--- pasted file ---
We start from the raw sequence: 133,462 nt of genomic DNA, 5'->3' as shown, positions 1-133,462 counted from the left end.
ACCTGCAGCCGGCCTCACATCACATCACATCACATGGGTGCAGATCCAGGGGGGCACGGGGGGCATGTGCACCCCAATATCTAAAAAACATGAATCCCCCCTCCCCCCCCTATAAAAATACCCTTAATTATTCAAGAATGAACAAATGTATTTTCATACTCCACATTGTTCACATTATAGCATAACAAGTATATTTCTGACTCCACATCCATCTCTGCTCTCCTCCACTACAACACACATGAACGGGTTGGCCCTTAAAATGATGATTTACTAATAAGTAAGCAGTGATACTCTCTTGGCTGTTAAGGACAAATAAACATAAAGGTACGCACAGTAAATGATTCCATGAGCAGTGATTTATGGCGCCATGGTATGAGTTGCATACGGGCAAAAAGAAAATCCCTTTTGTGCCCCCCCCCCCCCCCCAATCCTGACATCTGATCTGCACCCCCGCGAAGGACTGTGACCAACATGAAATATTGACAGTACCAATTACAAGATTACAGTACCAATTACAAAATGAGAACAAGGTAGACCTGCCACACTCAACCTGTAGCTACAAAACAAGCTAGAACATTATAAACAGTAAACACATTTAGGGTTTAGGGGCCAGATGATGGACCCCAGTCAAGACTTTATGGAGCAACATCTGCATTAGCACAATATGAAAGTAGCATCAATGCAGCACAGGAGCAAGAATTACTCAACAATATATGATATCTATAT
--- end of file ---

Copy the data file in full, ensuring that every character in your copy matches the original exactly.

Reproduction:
We start from the raw sequence: 133,462 nt of genomic DNA, 5'->3' as shown, positions 1-133,462 counted from the left end.
ACCTGCAGCCGGCCTCACATCACATCACATCACATGGGTGCAGATCCAGGGGGGCACGGGGGGCATGTGCACCCCAATATCTAAAAAACATGAATCCCCCCTCCCCCCCCTATAAAAATACCCTTAATTATTCAAGAATGAACAAATGTATTTTCATACTCCACATTGTTCACATTATAGCATAACAAGTATATTTCTGACTCCACATCCATCTCTGCTCTCCTCCACTACAACACACATGAACGGGTTGGCCCTTAAAATGATGATTTACTAATAAGTAAGCAGTGATACTCTCTTGGCTGTTAAGGACAAATAAACATAAAGGTACGCACAGTAAATGATTCCATGAGCAGTGATTTATGGCGCCATGGTATGAGTTGCATACGGGCAAAAAGAAAATCCCTTTTGTGCCCCCCCCCCCCCCCCAATCCTGACATCTGATCTGCACCCCCGCGAAGGACTGTGACCAACATGAAATATTGACAGTACCAATTACAAGATTACAGTACCAATTACAAAATGAGAACAAGGTAGACCTGCCACACTCAACCTGTAGCTACAAAACAAGCTAGAACATTATAAACAGTAAACACATTTAGGGTTTAGGGGCCAGATGATGGACCCCAGTCAAGACTTTATGGAGCAACATCTGCATTAGCACAATATGAAAGTAGCATCAATGCAGCACAGGAGCAAGAATTACTCAACAATATATGATATCTATAT